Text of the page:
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From Siddharth to Buddha: Retracing the birth of a religion

An exhibition of India’s Buddhist art traces the religion’s progress from the birth of the Buddha to the growth of the doctrine and its journey through time.

art and culture Updated: Nov 14, 2015 12:55 IST
Poulomi Banerjee
Buddha in meditation. Buddhist Art exhibition is up for viewing at National Museum in New Delhi, India, on Tuesday, November 10, 2015.
Buddha in meditation. Buddhist Art exhibition is up for viewing at National Museum in New Delhi, India, on Tuesday, November 10, 2015. (Photo by Saumya Khandelwal/ Hindustan Times)

There was no Freud to help Queen Mayadevi interpret her dream back in 6th century BCE, but to all who heard, it was clear that future greatness lay in store for the boy whose mother had dreamt that a white elephant had descended from heaven and entered her womb. Little wonder then that the depiction of the ‘Dream of Mayadevi’ - Buddha’s mother - is an integral part of Buddhist art, an exhibition of which, titled Buddhist Art from India, is being held at the National Museum.

The 91 pieces on display are part of the collection of the Indian Museum, Kolkata, and have been exhibited to great acclaim in China, Japan and Singapore. Journeying through the centuries and through the different stages in the development of Buddhism, the exhibits range from depictions of Buddhist symbols such as footprints, the wheel and carvings on stupas to depictions of the Buddha’s miracles, statues of the Buddha and of Buddhist deities, and plates and bowls carved with tales from the sutras and jatakas (stories of the Buddha’s previous births). It is believed that statues of Buddha and Buddhist deities were first created in Gandhara and Mathura during the Kushana dynasty.

The Avalokitesvara Bodhisattva. (Photo by Saumya Khandelwal/ Hindustan Times)
A standing Buddha made of bronze from Tamil Nadu. (Photo by Saumya Khandelwal/ Hindustan Times)
Footprint of Buddha. Symbols like footprints or the wheel were common depictions before statues of the Buddha began to be made; an inscribed plate showing the Vessantara Jataka; a model of a pagoda from Myanmar; the Avalokitesvara Bodhisattva. (Photo by Saumya Khandelwal/ Hindustan Times)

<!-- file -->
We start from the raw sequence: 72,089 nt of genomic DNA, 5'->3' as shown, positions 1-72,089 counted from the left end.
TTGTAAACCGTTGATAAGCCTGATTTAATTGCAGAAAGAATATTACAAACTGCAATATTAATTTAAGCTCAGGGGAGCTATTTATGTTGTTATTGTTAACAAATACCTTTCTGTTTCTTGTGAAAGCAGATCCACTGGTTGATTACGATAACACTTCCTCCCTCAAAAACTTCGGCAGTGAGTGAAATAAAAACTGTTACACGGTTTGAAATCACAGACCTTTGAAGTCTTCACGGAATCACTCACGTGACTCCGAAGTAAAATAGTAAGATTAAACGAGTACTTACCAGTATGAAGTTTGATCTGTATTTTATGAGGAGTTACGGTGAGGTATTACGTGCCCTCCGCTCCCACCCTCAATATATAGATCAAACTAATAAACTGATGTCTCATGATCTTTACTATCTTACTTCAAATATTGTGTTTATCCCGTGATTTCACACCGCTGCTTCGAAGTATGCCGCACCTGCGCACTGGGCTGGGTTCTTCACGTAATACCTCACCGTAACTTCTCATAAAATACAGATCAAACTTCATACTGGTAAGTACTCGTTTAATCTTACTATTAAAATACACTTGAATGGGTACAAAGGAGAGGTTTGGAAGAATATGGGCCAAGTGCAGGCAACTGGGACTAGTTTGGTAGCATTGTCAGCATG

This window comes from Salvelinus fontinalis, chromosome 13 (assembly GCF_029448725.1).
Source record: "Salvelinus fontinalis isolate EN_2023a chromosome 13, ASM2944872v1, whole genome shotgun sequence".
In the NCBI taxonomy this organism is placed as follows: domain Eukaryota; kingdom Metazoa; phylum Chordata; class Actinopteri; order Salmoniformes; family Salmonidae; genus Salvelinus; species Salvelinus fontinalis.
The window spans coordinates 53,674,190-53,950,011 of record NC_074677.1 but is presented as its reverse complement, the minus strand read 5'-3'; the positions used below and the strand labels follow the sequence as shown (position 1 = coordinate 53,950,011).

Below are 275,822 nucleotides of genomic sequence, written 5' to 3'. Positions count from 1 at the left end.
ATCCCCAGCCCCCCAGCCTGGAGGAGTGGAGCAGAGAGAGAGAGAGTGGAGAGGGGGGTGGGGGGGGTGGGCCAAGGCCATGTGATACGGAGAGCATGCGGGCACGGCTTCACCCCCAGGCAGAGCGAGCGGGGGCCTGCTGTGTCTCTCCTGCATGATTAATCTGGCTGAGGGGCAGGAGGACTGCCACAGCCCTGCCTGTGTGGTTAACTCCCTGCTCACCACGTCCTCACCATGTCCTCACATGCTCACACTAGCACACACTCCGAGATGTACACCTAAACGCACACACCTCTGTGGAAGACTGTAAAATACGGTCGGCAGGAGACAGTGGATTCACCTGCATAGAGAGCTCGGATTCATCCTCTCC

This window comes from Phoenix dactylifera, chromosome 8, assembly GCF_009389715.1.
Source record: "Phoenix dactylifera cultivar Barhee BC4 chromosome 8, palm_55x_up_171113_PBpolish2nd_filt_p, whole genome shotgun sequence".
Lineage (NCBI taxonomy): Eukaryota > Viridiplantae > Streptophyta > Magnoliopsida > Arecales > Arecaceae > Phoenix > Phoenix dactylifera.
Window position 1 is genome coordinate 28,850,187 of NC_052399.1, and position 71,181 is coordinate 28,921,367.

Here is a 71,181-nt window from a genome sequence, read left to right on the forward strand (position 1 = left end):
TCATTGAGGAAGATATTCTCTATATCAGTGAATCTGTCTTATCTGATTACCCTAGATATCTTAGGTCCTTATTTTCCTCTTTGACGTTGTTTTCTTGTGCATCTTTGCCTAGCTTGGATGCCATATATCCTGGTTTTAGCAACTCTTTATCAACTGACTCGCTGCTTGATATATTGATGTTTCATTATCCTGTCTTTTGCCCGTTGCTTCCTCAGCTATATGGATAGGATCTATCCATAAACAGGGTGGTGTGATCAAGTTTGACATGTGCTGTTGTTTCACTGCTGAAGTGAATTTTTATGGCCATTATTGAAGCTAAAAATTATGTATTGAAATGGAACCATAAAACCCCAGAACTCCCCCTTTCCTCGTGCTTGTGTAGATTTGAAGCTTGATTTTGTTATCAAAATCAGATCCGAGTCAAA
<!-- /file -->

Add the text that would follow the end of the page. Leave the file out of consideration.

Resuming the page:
A model of a pagoda from Myanmar. (Photo by Saumya Khandelwal/ Hindustan Times)

The exhibition also includes works from countries like Myanmar. Interestingly, the Buddha’s features vary slightly from one image to the next depending on the age and the place of origin. An engaging show especially for those interested in spirituality and its impact, the only drawback seems to be the paucity of detail on the background to each piece. But as Sayan Bhattacharya, education officer, Indian Museum, points out: “Giving more details about each exhibit would have made the display too text-heavy”. The Indian Museum and the National Museum are discussing the possibility of holding workshops focussed on the exhibition.

A Buddha from Myanmar. (Photo by Saumya Khandelwal/ Hindustan Times)
An inscribed plate showing the Vessantara Jataka. (Photo by Saumya Khandelwal/ Hindustan Times)
A visitor admires an exhibit at the Buddhist Art of India show at the National Museum. 91 artworks from the collection of the Indian Museum, Kolkata, are on display. (Photo by Saumya Khandelwal/ Hindustan Times)

ART WALK
What:
Buddhist Art of India
Where: National Museum, Janpath
When: 10 am to 5 pm, till November 30 (closed on Mondays)